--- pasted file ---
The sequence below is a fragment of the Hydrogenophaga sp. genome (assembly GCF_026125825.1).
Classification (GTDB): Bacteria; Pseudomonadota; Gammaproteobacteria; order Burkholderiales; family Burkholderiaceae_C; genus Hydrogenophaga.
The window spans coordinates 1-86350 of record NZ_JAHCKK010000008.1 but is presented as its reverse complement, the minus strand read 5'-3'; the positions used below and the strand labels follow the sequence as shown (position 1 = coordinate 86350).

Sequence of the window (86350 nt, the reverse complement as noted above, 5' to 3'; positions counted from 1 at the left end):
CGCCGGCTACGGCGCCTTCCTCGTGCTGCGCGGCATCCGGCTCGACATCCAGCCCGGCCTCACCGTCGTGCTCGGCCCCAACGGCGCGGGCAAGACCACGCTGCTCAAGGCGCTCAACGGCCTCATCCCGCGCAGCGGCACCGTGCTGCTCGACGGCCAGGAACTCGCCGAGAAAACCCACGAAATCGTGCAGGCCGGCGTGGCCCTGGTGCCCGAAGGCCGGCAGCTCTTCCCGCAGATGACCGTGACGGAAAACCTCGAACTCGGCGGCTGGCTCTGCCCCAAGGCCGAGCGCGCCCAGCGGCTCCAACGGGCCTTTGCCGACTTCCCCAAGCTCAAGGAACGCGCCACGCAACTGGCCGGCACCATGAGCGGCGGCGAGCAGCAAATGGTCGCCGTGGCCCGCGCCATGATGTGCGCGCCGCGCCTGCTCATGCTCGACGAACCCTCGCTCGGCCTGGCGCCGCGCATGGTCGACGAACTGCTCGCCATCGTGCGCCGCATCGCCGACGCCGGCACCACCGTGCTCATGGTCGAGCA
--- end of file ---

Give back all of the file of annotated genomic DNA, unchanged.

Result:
The sequence below is a fragment of the Hydrogenophaga sp. genome (assembly GCF_026125825.1).
Classification (GTDB): Bacteria; Pseudomonadota; Gammaproteobacteria; order Burkholderiales; family Burkholderiaceae_C; genus Hydrogenophaga.
The window spans coordinates 1-86350 of record NZ_JAHCKK010000008.1 but is presented as its reverse complement, the minus strand read 5'-3'; the positions used below and the strand labels follow the sequence as shown (position 1 = coordinate 86350).

Sequence of the window (86350 nt, the reverse complement as noted above, 5' to 3'; positions counted from 1 at the left end):
CGCCGGCTACGGCGCCTTCCTCGTGCTGCGCGGCATCCGGCTCGACATCCAGCCCGGCCTCACCGTCGTGCTCGGCCCCAACGGCGCGGGCAAGACCACGCTGCTCAAGGCGCTCAACGGCCTCATCCCGCGCAGCGGCACCGTGCTGCTCGACGGCCAGGAACTCGCCGAGAAAACCCACGAAATCGTGCAGGCCGGCGTGGCCCTGGTGCCCGAAGGCCGGCAGCTCTTCCCGCAGATGACCGTGACGGAAAACCTCGAACTCGGCGGCTGGCTCTGCCCCAAGGCCGAGCGCGCCCAGCGGCTCCAACGGGCCTTTGCCGACTTCCCCAAGCTCAAGGAACGCGCCACGCAACTGGCCGGCACCATGAGCGGCGGCGAGCAGCAAATGGTCGCCGTGGCCCGCGCCATGATGTGCGCGCCGCGCCTGCTCATGCTCGACGAACCCTCGCTCGGCCTGGCGCCGCGCATGGTCGACGAACTGCTCGCCATCGTGCGCCGCATCGCCGACGCCGGCACCACCGTGCTCATGGTCGAGCA